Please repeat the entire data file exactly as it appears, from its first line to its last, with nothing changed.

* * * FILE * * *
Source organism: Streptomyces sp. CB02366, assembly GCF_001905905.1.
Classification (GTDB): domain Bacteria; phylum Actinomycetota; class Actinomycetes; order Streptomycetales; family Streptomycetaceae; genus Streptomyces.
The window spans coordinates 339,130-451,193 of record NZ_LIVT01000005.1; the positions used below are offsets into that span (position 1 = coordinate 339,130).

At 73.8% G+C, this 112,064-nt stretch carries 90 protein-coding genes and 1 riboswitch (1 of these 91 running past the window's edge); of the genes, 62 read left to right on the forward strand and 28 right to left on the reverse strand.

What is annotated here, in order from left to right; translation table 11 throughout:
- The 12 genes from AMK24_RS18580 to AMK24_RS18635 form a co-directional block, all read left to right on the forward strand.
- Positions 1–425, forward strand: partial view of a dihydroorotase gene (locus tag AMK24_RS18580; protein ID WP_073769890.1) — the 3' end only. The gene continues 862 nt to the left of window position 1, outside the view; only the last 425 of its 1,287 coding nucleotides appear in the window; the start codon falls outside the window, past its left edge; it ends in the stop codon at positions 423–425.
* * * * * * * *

Source organism: Streptomyces sp. CB02366, assembly GCF_001905905.1.
Classification (GTDB): domain Bacteria; phylum Actinomycetota; class Actinomycetes; order Streptomycetales; family Streptomycetaceae; genus Streptomyces.
The window spans coordinates 339,130-451,193 of record NZ_LIVT01000005.1; the positions used below are offsets into that span (position 1 = coordinate 339,130).

At 73.8% G+C, this 112,064-nt stretch carries 90 protein-coding genes and 1 riboswitch (1 of these 91 running past the window's edge); of the genes, 62 read left to right on the forward strand and 28 right to left on the reverse strand.

What is annotated here, in order from left to right; translation table 11 throughout:
- The 12 genes from AMK24_RS18580 to AMK24_RS18635 form a co-directional block, all read left to right on the forward strand.
- Positions 1–425, forward strand: partial view of a dihydroorotase gene (locus tag AMK24_RS18580; protein ID WP_073769890.1) — the 3' end only. The gene continues 862 nt to the left of window position 1, outside the view; only the last 425 of its 1,287 coding nucleotides appear in the window; the start codon falls outside the window, past its left edge; it ends in the stop codon at positions 423–425.